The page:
Venue: 6/10

A large terrace on a busy street for people-watching, and a few really comfy seats inside. Looks every inch the American beer bar of its name.

Beer: 7/10

Due to the high hopping, a lot of the beers travel brilliantly. A deep trough of rare, great American beers.

Worthy? Yes

Might not be remarkable in the States, but it’s in Amsterdam and benefits from some classy European brews, particularly when breweries ‘take over’ The Beer Temple.

110. Sunset Grille & Tap, Boston, MA

For a liquid education, visit Boston’s best stocked beer bar; 112 fresh taps and three times as many bottles from microbreweries and afar.

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The menu is overwhelming, so just go from left to right and play ‘drink until you throw up’.*

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The staff are friendly and very efficient. Sure, they work for tips, but they are so much better than those ambling, feckless sponges of indifference who work for money.

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There is an affable, community vibe about the place. Nestled in the suburb of Allston, visiting tourists will need to make an effort to search it out, and can jump on the tram to Packards Corner. A lot of Boston exudes wealth and privilege. Allston is not that place: instead, expect a much more inclusive, eclectic and welcoming borough.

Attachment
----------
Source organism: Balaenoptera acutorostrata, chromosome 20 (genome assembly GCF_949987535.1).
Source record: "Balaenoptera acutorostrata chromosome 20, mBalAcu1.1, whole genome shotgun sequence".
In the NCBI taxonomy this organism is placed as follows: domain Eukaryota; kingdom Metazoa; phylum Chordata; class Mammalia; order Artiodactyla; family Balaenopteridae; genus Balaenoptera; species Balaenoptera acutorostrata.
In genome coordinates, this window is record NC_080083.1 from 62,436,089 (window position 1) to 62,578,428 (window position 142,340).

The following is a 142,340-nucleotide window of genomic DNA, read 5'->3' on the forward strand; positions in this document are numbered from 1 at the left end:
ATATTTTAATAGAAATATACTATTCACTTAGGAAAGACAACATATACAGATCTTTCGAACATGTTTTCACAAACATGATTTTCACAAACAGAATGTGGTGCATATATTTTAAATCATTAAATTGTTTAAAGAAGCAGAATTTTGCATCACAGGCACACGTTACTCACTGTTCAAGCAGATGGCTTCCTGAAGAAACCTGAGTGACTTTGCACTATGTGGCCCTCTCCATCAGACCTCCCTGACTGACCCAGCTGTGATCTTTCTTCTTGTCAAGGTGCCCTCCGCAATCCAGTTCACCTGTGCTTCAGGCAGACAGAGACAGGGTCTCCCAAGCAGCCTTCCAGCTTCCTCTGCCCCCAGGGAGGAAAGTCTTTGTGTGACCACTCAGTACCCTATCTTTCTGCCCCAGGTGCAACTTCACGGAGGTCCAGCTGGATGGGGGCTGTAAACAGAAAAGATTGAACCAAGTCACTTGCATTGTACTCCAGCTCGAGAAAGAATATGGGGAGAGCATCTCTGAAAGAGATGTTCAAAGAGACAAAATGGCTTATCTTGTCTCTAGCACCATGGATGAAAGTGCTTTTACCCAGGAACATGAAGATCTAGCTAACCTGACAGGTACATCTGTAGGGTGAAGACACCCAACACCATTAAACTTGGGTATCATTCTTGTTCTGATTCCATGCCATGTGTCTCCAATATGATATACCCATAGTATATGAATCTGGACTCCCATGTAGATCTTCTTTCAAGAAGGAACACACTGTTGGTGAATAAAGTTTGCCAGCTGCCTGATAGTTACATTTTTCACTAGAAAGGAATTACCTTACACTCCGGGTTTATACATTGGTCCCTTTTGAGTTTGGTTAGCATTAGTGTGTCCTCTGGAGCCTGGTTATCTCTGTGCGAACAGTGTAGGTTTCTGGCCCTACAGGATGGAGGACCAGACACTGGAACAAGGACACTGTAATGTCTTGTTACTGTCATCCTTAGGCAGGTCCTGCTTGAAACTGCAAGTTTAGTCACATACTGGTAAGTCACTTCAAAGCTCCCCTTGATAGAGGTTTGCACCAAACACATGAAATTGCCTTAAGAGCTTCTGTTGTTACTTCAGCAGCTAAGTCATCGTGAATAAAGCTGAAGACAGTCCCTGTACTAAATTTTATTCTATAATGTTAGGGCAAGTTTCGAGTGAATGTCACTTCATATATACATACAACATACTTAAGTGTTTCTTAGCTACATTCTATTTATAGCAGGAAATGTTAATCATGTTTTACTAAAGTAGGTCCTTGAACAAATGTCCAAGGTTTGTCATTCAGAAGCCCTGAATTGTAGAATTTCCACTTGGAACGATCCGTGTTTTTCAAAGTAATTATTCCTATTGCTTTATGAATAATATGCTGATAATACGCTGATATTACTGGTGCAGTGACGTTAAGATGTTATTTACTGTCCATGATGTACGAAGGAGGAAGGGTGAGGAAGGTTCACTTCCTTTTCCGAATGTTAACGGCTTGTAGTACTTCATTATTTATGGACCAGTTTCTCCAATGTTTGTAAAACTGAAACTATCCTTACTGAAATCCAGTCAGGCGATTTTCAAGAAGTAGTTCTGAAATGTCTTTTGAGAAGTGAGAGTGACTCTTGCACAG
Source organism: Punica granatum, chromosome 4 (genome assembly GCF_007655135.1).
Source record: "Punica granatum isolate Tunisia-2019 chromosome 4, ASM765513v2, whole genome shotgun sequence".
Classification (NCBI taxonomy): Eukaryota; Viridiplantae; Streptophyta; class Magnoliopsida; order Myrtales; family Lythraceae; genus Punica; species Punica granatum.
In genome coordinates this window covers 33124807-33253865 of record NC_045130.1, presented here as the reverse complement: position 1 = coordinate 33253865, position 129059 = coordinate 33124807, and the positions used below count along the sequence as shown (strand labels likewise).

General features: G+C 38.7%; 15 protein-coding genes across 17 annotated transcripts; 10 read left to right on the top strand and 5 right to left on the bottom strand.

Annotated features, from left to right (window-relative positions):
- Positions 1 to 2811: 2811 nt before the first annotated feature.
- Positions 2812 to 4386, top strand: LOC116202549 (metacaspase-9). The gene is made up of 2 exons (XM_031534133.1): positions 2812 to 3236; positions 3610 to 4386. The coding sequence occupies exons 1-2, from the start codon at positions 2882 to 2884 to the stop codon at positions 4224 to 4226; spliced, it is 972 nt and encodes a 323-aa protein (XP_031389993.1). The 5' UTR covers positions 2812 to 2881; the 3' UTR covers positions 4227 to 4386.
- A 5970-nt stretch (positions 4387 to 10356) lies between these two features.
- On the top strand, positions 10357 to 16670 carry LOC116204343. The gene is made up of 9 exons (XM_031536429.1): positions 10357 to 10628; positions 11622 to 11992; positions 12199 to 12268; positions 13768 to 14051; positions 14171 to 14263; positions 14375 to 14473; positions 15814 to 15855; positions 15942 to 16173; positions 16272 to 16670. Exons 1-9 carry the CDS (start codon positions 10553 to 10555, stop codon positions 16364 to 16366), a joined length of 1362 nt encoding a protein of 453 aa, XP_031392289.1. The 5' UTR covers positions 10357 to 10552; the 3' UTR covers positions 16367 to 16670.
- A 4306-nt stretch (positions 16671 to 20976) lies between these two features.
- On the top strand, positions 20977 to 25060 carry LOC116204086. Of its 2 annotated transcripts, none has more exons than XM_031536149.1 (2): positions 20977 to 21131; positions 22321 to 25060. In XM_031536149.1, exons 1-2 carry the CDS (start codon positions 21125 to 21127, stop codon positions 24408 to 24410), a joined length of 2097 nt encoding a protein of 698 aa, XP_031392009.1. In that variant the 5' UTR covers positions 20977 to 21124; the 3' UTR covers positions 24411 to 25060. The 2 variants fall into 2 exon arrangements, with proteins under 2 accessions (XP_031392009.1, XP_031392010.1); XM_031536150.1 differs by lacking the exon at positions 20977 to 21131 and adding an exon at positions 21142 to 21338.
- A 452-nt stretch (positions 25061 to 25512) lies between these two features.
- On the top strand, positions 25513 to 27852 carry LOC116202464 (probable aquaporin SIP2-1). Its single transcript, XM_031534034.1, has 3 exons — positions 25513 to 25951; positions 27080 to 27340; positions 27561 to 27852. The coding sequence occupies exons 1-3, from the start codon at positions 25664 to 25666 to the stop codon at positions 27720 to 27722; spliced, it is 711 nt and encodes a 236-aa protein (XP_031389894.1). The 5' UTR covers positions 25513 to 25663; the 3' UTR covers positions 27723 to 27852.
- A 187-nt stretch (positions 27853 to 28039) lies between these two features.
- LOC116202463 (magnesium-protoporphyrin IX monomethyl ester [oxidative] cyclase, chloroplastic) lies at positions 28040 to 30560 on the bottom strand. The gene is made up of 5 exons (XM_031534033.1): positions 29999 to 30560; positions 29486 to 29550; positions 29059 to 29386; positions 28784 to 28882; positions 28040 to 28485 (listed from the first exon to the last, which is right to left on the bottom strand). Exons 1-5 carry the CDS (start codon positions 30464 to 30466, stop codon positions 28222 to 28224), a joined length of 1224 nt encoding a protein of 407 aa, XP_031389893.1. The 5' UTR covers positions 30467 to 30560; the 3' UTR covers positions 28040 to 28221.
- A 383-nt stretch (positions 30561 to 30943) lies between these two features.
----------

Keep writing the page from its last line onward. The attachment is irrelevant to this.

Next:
Venue: 7/10

Effortlessly American. Fantastic local vibe and friendly staff. I could spend a long time here.

Beer: 9/10

112 beers on draft. ONE HUNDRED AND TWELVE.

Worthy? Yes.

A fine example of  a typical American hangout- but with a stunning collection of beer.

 

*Official rules can be found at the bottom of your glass, under the beer.

59. Blue Moon Brewing at the SandLot, Coors Field, Denver, CO

The Sandlot is a plastic bastardisation of the American craft-brewery tradition, just like its beer. A craft beer is the product of enthusiasm, passion, tradition and knowledge of independent brewmasters. Blue Moon is the commercial exploitation of this market by the bland giants Molson Coors and SABMiller, whose combined revenue of $25 billion helps them to crush small, brilliant enterprises by sealing huge deals with large retail units that guarantee shelf-exclusivity, therefore ensuring obligatory purchases by commercially isolated suburbs and communities throughout the USA and is definitely not made with Rocky Mountain glacial water.

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Classy, individualistic, homely, cosy, pioneering: adjectives no one will use to describe the Sandlot.

Venue: 0/10

Who knows? It’s only open on match days, so probably full of baseball enthusiasts.

Beer: 0/10

It’s Blue Moon. That is all.

Worthy? Noooo.

Unfathomable inclusion. Poor beer produced at the expense of good beer.

38. The Wynkoop Brewery, Denver, CO